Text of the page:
VCU’s Ellie Hutton was impressed by the sheer scale of Cmd. Chris Hadfield’s spacey social media presence over his five-month ISS tour. While Marketing dug into the team behind this expansive operation (“Meet the team behind Chris Hadfield“), Hutton saw take-aways for CMOs looking to find social media relevance.
Not-so-obvious CMO tips we learned from Chris Hadfield
Unless you’ve been hiding on the moon for the past couple of months, you’ve probably heard of Chris Hadfield, the Canadian astronaut who recently returned to Earth after a five month stint as commander at the International Space Station (ISS).
In addition to making space exploration hip again, Hadfield’s ISS gig was a social media hit. To date, Hadfield has secured nearly one million Twitter followers, loads of media pick up and thousands of retweets. He also created one of the top Reddit AMA threads of all time and has a popular Tumblr blog.
There are some obvious marketing lessons from the Hadfield social media firestorm. While at ISS, he effectively utilized multimedia to connect with Earthlings using photos, YouTube videos and Tweets. Hadfield proved that content is still king and that even space exploration, can be trendy.
However, there are some less obvious lessons from Hadfield to the CMO.
Show that you’re listening
On his Reddit AMA thread, Hadfield answered Redditors directly by responding to every question from scientific issues to who should play him in a movie to organizing a mutiny on the ISS.
On his Twitter page, Hadfield doesn’t respond to every single mention, but it’s clear that he’s not ignoring his community. By retweeting replies on occasion, he showcases his community’s feedback while listening to what the Twitterverse has to say.
Social media provides opportunities for companies to show that they are listening, but this doesn’t always have to be in the form of an individual reply. Hadfield demonstrates that there are alternative ways to engage with fans. Action speaks louder than words. Whether you’re listening to people on social media, gathering feedback using your insight community or talking to customers in person, there is always a way to show people that their input has been heard.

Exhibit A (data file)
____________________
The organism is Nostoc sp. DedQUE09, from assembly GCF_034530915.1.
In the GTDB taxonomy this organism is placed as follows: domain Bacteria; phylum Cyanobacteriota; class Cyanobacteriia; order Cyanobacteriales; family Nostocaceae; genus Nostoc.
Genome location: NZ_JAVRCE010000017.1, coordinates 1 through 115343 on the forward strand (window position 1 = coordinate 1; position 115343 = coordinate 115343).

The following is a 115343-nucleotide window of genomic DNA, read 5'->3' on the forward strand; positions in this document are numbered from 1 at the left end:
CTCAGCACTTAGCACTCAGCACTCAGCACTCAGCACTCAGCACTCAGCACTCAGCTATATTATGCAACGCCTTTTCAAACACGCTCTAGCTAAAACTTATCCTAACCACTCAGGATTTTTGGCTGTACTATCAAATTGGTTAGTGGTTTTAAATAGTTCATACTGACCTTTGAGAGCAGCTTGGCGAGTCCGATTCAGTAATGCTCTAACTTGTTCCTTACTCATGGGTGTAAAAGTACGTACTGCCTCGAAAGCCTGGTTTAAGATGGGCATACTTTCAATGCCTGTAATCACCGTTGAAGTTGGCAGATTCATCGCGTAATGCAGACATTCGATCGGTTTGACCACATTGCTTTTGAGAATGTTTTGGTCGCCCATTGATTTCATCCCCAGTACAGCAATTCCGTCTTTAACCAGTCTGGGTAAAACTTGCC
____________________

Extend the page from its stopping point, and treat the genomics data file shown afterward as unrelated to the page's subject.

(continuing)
Be interesting and unique
With almost 14 million views, Hadfield’s cover of David Bowie’s “Space Oddity” is a huge hit. It’s just one of the many creative projects that Hadfield worked on while at the ISS. With many videos and media options available, customers something interesting to get their attention.
Not all notables or businesses need to entertain audiences, but individuals or companies in the spotlight so need to provide some sort of value and relevance or risk they getting ignored. Find your shtick and amplify that with creative content.
Hire the best team
Hadfield’s outstanding social media presence wasn’t an accident. His son Evan co-managed his Twitter account from Germany – retweeting others, posting updates on behalf of his dad and reacting to fan comments for 16 hours a day.
The aforementioned “Space Oddity” cover was also produced by a group of talented people. Former Bowie musician Emm Gryner helped Evan put the project together. Just like Hadfield, CMOs need to bring on talent they can count on. It’s not enough that CMOs invest in technology or that they possess leadership skills. Having the right people counts.
Hadfield proves that you don’t have to be on Earth to win over fans. And the good news is, companies and influential business leaders don’t need to go to ISS to get attention from consumers. But by following some of the creative things that Hadfield has done, launching marketing efforts with a successful blast-off won’t be that hard.
Ellie Hutton is senior vice-president, Vision Critical University, Vision Critical